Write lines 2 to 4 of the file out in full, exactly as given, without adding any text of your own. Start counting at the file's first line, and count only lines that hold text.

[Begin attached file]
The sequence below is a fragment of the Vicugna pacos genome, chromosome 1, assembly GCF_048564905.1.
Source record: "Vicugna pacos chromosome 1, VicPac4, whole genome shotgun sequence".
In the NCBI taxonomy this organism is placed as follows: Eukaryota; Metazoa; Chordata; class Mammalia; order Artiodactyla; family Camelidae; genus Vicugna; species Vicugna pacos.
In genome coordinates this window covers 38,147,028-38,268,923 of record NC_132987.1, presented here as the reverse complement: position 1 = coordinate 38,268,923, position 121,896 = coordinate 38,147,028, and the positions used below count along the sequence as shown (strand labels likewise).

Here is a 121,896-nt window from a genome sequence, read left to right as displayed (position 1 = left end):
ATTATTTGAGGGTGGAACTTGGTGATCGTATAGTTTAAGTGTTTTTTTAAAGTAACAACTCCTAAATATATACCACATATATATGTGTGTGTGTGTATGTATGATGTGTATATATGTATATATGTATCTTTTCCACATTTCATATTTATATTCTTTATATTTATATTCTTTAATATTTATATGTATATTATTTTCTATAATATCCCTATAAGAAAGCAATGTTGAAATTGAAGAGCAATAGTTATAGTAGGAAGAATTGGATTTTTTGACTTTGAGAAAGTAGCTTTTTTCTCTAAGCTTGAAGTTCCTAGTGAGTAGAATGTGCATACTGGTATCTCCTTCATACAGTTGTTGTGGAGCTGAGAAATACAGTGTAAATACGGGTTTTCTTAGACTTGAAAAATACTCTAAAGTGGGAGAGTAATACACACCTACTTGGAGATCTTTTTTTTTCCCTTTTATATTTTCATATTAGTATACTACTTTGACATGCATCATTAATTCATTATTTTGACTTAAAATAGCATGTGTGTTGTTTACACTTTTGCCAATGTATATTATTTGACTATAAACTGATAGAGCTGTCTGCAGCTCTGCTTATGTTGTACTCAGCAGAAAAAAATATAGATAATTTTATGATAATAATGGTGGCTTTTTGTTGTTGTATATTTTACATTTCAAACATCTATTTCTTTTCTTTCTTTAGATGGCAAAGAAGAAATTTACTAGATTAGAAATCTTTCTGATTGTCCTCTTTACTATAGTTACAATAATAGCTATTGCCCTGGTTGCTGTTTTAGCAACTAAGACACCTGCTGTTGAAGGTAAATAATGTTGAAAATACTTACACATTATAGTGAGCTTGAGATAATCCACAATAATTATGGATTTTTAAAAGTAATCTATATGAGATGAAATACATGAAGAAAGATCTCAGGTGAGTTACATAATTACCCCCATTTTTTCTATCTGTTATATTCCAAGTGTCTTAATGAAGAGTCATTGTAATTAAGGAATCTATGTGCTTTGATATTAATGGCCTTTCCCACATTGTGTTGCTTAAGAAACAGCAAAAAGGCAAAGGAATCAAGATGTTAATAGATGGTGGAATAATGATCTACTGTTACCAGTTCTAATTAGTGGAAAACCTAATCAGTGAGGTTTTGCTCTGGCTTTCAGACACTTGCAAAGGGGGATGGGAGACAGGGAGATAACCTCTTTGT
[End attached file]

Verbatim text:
Source record: "Vicugna pacos chromosome 1, VicPac4, whole genome shotgun sequence".
In the NCBI taxonomy this organism is placed as follows: Eukaryota; Metazoa; Chordata; class Mammalia; order Artiodactyla; family Camelidae; genus Vicugna; species Vicugna pacos.
In genome coordinates this window covers 38,147,028-38,268,923 of record NC_132987.1, presented here as the reverse complement: position 1 = coordinate 38,268,923, position 121,896 = coordinate 38,147,028, and the positions used below count along the sequence as shown (strand labels likewise).